Throughout human history, bonds and connections have been the bedrock of societies. These ties, which span from fleeting acquaintances to life-long commitments, shape our experiences, decisions, and narratives.

Among the various bonds we encounter, partnerships and relationships are particularly significant. Though they often intertwine and overlap, each holds unique attributes and purposes. Frequently mistaken as synonymous, understanding the nuances between them can enhance the quality of our interactions and associations. While relationships celebrate emotional connections and shared histories, partnerships are a testament to combined objectives and mutual growth.

“A partnership is a type of relationship; however, every relationship is not a partnership,” said Jasmynn Abernathy, LMFT. “A partnership is intentional, requiring both parties to agree on the parameters of the relationship.”

“Every partnership is different, but each partner would bring a specific set of qualities that are supportive of the overall health of the relationship dynamic,” she added.

Abernathy is a Licensed Marriage and Family Therapist and relationship coach based in California. She is the owner and a psychotherapist at Willow Therapy and Counseling. Abernathy spoke with 21Ninety to take a closer look at partnership versus relationships — the key differences and how to achieve a partnership.

A Partnership is the Goal

Dating, at its essence, seeks more than just emotional connection; it aims for a partnership. While attraction and feelings lay the groundwork, a successful long-term bond often hinges on mutual growth and shared aspirations. It’s about finding someone to navigate life’s challenges, celebrate successes, and build a shared future.

“A relationship can definitely evolve into a partnership when both parties deliberately establish this specific dynamic. I don’t believe you unintentionally slide into a partnership. You’ll know your relationship is more of a partnership when you begin discussing your relationship expectations on both sides and how each of you contributes to the long-term goals of the relationship,” the psychotherapist said.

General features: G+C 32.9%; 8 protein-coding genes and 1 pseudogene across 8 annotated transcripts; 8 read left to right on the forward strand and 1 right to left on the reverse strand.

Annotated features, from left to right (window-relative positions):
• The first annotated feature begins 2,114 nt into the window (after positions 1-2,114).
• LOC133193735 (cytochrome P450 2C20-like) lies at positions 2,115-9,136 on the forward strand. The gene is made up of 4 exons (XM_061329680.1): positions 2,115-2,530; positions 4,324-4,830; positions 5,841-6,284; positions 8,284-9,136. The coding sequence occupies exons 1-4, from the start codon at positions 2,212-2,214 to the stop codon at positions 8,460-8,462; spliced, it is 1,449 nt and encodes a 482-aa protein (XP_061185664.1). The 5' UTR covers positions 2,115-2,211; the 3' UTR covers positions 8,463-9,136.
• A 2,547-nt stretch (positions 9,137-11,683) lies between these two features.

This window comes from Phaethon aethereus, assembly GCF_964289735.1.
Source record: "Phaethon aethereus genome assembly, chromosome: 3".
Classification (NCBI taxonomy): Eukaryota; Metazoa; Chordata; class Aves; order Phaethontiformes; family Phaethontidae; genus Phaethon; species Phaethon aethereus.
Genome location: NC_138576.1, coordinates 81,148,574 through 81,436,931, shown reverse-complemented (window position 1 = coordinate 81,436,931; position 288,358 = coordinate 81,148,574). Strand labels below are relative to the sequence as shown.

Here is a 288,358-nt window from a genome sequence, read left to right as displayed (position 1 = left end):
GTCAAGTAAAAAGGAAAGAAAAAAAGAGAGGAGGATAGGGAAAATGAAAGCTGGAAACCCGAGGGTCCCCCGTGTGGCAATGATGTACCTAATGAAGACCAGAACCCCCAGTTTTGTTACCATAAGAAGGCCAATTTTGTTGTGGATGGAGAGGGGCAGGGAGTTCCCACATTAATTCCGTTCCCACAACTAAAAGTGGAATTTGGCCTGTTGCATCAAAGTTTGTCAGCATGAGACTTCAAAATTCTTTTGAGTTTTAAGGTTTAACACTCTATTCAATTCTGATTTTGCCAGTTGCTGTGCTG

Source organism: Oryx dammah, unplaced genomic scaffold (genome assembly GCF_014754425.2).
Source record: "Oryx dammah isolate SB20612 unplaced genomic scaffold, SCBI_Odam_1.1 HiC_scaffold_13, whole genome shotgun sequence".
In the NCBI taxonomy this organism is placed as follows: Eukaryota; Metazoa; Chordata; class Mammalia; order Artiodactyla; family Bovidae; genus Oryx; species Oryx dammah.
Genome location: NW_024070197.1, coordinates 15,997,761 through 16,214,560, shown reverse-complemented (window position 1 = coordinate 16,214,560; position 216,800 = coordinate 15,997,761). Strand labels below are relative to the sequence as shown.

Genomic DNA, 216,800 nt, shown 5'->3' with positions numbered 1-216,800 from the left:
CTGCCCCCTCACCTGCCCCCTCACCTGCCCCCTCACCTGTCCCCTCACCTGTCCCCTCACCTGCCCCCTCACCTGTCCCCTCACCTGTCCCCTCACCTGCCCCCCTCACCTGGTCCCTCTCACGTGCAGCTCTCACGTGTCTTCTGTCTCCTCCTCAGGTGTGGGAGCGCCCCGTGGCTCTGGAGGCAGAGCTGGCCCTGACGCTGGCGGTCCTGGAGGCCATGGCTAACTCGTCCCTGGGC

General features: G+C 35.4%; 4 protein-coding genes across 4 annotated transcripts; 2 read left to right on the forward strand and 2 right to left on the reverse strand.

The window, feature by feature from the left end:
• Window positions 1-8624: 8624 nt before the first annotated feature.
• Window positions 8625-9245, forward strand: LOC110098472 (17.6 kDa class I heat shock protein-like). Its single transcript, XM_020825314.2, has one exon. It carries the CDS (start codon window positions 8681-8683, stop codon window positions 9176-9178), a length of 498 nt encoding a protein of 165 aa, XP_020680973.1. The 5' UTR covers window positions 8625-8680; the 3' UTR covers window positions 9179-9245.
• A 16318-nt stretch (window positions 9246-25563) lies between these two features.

“You may also recognize a steady pattern of give-and-take, which reassures that each of you is fairly contributing to the relationship,” she continued.

Abernathy revealed that just because a couple is in a partnership doesn’t mean they possess a “deeper connection [all the time].”

“I would venture to say that those involved in a partnership may have a greater sense of commitment to the relationship. A major factor here is intentionality. Making a sound-minded decision to partner with someone is very different from being connected to someone simply based on an emotional experience,” Abernathy shared.

Transition to a Partnership

Transitioning a relationship into a partnership requires intention and strategy. As emotions run deep in relationships, introducing purpose can be challenging. Both parties must align on shared goals, articulate roles clearly, and maintain open communication. This shift, while demanding, can deepen the bond and pave the way for combined achievements.

“Communicate, communicate, communicate! Your partner is not a mind reader. Maybe you started off less intentional about your relationship. If that’s shifted for you, talk about it. Talk about what partnership looks like to you and what it means to you,” explained Abernathy.

Abernathy added that an individual should not be afraid to walk away from the relationship if their partner isn’t in agreeance for a partnership and the relationship isn’t a good fit.

“Having similar goals is essential when it comes to establishing partnerships. Folks can be in a relationship, have entirely different outlooks on life, and have very different long-term goals,” she expressed. “Some relationships don’t evolve beyond the talking or dating stage to the partnership stage because there isn’t substantial communication about each person’s desires and aspirations.”

 A couple’s intentions is what will prompt a commitment.  

“If you want a partnership, don’t settle for a relationship incomplete with parameters and a mutual understanding of expectations. Maybe you’re in a space where you don’t desire partnership, and that’s okay. However, if you prefer partnership and desire a lasting, fulfilling connection, ensure your actions align with that goal and communicate this as you’re dating.”